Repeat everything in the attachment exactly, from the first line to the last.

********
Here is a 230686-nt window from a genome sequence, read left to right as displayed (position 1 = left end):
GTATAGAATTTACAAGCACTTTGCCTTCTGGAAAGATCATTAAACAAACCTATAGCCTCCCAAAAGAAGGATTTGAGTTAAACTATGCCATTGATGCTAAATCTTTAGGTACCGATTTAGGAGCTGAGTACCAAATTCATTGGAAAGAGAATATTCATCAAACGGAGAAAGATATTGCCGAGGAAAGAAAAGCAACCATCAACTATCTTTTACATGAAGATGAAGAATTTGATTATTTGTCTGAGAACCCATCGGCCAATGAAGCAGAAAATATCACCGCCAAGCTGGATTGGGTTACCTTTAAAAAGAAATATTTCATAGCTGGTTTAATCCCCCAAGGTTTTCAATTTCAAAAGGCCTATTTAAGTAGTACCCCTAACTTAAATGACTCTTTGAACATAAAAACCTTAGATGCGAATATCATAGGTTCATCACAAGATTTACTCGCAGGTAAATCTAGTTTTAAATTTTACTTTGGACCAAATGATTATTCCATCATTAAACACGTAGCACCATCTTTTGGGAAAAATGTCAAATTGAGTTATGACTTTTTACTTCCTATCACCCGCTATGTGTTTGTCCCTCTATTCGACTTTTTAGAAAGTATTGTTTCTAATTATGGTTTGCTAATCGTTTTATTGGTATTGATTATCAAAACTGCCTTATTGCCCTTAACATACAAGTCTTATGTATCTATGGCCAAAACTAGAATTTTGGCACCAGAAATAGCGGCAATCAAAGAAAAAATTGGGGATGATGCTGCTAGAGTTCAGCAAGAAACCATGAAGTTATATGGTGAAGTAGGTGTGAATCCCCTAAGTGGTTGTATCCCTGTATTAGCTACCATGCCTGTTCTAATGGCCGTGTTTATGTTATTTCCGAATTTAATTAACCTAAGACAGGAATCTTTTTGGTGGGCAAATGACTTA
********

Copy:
Here is a 230686-nt window from a genome sequence, read left to right as displayed (position 1 = left end):
GTATAGAATTTACAAGCACTTTGCCTTCTGGAAAGATCATTAAACAAACCTATAGCCTCCCAAAAGAAGGATTTGAGTTAAACTATGCCATTGATGCTAAATCTTTAGGTACCGATTTAGGAGCTGAGTACCAAATTCATTGGAAAGAGAATATTCATCAAACGGAGAAAGATATTGCCGAGGAAAGAAAAGCAACCATCAACTATCTTTTACATGAAGATGAAGAATTTGATTATTTGTCTGAGAACCCATCGGCCAATGAAGCAGAAAATATCACCGCCAAGCTGGATTGGGTTACCTTTAAAAAGAAATATTTCATAGCTGGTTTAATCCCCCAAGGTTTTCAATTTCAAAAGGCCTATTTAAGTAGTACCCCTAACTTAAATGACTCTTTGAACATAAAAACCTTAGATGCGAATATCATAGGTTCATCACAAGATTTACTCGCAGGTAAATCTAGTTTTAAATTTTACTTTGGACCAAATGATTATTCCATCATTAAACACGTAGCACCATCTTTTGGGAAAAATGTCAAATTGAGTTATGACTTTTTACTTCCTATCACCCGCTATGTGTTTGTCCCTCTATTCGACTTTTTAGAAAGTATTGTTTCTAATTATGGTTTGCTAATCGTTTTATTGGTATTGATTATCAAAACTGCCTTATTGCCCTTAACATACAAGTCTTATGTATCTATGGCCAAAACTAGAATTTTGGCACCAGAAATAGCGGCAATCAAAGAAAAAATTGGGGATGATGCTGCTAGAGTTCAGCAAGAAACCATGAAGTTATATGGTGAAGTAGGTGTGAATCCCCTAAGTGGTTGTATCCCTGTATTAGCTACCATGCCTGTTCTAATGGCCGTGTTTATGTTATTTCCGAATTTAATTAACCTAAGACAGGAATCTTTTTGGTGGGCAAATGACTTA